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A Journal on Pediatrics, Neonatology, Adolescent Medicine,
Child and Adolescent Psychiatry
Indexed/Abstracted in: CAB, EMBASE, PubMed/MEDLINE, Science Citation Index Expanded (SciSearch), Scopus
Impact Factor 0,532
Minerva Pediatrica 2015 February;67(1):1-9
Epidemiology of sexting
Pellai A. 1, Erba S. 2, Ciampelli A. 2, Iemmi D. 2, Bronzin S. 2, Capobussi M. 2, Degnoni V. 2, Gattoni M. E. 2, Corradin M. 2 ✉
1 Dipartimento di Scienze Biomediche per la Salute, Università degli Studi di Milano, Milano, Italia;
2 Scuola di Specializzazione in Igiene e Medicina Preventiva, Università degli Studi di Milano, Milano, Italia
AIM: Aim of the present study was to assess the prevalence of sexting, defined as “the sharing of images or videos of sexually explicit content”, identifying the age groups involved and assessing the possible cultural ties. The study also aimed at providing a clear picture of the phenomenon to educators and parents, an essential starting point for planning any effective educational program.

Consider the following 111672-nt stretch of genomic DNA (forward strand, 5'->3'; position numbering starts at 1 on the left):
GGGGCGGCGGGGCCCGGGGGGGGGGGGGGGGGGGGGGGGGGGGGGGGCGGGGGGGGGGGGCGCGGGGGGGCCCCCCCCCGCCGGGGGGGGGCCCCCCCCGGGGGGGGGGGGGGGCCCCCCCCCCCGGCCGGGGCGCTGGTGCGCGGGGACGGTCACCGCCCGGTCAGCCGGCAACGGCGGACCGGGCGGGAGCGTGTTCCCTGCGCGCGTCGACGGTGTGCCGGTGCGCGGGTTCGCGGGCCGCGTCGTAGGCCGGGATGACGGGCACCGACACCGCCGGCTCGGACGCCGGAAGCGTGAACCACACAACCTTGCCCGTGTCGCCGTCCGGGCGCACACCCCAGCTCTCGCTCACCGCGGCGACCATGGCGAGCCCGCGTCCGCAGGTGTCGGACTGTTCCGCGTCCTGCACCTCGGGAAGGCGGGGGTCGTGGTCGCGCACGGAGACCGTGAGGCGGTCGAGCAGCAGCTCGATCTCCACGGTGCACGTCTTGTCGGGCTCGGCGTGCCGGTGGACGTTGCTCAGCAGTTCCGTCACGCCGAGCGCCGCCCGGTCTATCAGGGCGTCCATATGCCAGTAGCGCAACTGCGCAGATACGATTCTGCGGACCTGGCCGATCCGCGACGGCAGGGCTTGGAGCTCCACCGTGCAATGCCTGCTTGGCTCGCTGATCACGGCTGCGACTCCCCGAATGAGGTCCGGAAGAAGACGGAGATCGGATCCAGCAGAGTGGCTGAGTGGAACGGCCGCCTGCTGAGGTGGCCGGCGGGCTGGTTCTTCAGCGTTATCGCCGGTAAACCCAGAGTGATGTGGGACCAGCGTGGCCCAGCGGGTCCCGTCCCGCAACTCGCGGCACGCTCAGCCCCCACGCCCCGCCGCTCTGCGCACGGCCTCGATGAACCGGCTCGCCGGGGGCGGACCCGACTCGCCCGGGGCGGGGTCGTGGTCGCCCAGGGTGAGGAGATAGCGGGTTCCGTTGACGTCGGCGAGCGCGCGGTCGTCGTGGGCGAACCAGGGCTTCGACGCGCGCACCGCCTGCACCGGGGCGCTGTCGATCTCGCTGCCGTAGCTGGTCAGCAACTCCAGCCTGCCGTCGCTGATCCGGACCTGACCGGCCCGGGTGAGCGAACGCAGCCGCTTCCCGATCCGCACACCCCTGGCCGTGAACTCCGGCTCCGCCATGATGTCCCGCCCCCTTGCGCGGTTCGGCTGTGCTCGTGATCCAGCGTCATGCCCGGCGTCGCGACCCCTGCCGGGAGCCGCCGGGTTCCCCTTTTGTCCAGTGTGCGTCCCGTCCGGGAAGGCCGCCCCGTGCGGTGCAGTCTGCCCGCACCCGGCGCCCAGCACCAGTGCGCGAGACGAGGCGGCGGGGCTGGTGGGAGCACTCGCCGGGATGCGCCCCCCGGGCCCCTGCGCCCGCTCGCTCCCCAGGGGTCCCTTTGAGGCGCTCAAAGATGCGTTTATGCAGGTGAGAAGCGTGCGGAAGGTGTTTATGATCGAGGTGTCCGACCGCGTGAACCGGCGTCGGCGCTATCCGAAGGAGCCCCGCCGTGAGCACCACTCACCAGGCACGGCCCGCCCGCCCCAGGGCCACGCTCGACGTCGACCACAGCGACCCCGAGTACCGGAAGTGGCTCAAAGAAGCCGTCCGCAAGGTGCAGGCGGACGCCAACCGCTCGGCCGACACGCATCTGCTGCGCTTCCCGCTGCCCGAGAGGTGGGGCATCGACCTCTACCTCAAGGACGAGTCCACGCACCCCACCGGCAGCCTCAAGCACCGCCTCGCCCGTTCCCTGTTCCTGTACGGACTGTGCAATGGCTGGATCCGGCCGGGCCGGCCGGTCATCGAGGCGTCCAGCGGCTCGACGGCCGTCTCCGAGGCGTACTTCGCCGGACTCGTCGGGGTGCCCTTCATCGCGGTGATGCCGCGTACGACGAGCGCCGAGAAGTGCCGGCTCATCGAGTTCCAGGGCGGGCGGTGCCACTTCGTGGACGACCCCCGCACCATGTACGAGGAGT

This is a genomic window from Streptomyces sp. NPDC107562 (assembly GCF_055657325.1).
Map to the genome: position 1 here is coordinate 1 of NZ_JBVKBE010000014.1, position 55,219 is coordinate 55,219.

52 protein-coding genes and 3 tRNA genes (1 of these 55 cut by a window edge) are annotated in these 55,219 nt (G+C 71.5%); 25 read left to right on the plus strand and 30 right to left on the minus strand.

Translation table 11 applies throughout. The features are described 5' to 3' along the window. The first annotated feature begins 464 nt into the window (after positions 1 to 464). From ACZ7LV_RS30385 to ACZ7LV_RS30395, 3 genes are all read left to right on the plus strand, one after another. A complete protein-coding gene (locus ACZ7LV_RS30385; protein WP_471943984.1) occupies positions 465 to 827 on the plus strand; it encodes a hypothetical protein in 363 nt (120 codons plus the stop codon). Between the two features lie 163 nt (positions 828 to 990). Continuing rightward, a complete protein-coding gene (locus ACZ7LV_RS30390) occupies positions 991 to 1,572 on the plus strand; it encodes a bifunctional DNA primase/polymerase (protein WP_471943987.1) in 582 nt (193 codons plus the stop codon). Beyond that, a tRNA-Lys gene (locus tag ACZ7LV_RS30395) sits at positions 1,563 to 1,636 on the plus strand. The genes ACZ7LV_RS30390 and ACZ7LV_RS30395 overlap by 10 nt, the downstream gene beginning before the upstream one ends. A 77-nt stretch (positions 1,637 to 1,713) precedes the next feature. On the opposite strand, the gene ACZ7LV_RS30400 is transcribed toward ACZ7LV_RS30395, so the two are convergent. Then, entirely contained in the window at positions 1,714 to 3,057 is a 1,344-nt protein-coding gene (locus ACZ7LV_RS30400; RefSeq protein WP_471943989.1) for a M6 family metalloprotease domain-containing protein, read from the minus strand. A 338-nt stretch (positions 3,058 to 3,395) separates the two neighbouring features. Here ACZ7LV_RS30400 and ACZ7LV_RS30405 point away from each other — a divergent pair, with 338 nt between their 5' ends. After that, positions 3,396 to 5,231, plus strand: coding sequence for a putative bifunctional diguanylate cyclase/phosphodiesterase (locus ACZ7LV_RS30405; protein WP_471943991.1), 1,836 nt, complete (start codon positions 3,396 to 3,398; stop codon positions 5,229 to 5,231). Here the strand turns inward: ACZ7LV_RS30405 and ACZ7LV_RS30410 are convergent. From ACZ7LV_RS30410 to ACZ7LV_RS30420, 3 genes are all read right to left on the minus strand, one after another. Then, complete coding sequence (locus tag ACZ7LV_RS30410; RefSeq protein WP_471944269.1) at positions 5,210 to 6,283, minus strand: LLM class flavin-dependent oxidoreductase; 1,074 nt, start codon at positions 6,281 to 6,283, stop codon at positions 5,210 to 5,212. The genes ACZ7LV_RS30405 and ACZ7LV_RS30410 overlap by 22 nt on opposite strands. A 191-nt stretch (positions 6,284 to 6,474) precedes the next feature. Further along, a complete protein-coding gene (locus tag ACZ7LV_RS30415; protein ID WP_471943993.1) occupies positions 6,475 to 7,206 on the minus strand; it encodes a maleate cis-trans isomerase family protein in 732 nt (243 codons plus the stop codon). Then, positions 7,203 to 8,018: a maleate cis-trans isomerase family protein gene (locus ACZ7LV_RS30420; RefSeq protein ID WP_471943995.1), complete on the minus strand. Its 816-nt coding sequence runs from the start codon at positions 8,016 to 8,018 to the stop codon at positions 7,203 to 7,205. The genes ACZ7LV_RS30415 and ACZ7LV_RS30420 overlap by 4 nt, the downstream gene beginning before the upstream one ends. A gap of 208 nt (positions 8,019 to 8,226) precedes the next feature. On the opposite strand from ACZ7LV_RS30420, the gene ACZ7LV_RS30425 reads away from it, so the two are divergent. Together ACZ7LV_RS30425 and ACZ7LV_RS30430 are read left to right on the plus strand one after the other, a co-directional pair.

METHODS: We performed a literature search on Medline (PubMed) database. In addition, the 2011 and 2012 surveys released by Eurispes and Telefono Azzurro were also consulted. “Google Trends” application provided additional details.
RESULTS: In Italy teenagers from 12 to 18 years who received sexually oriented material increased from 10.2% in 2011 to 25.9% in 2012. In the USA 69.4% declared having received sexually oriented material, while 66.7% reported having sent it. In Italy, 1 out of 10 teenagers (age range 16-18) found himself in danger for having posted his nude photos online.
CONCLUSION: The practice of sexting involves a wide age range with different legal implications. Teenagers practice sexting to attract attention and prove to be involved in a relationship. Sexting usually does not have any consequence but in rare cases, about 4%, malicious behavior such as sexting for money, to tease or take someone under threat has been reported. Moreover, during the past decade the cases of online harassment increased, especially involving young women. Only by closely monitoring the phenomenon and studying its deeper motivations it could be possible to plan effective educational programs, integrating sexting and the correct use of new media into a structured sexual education project.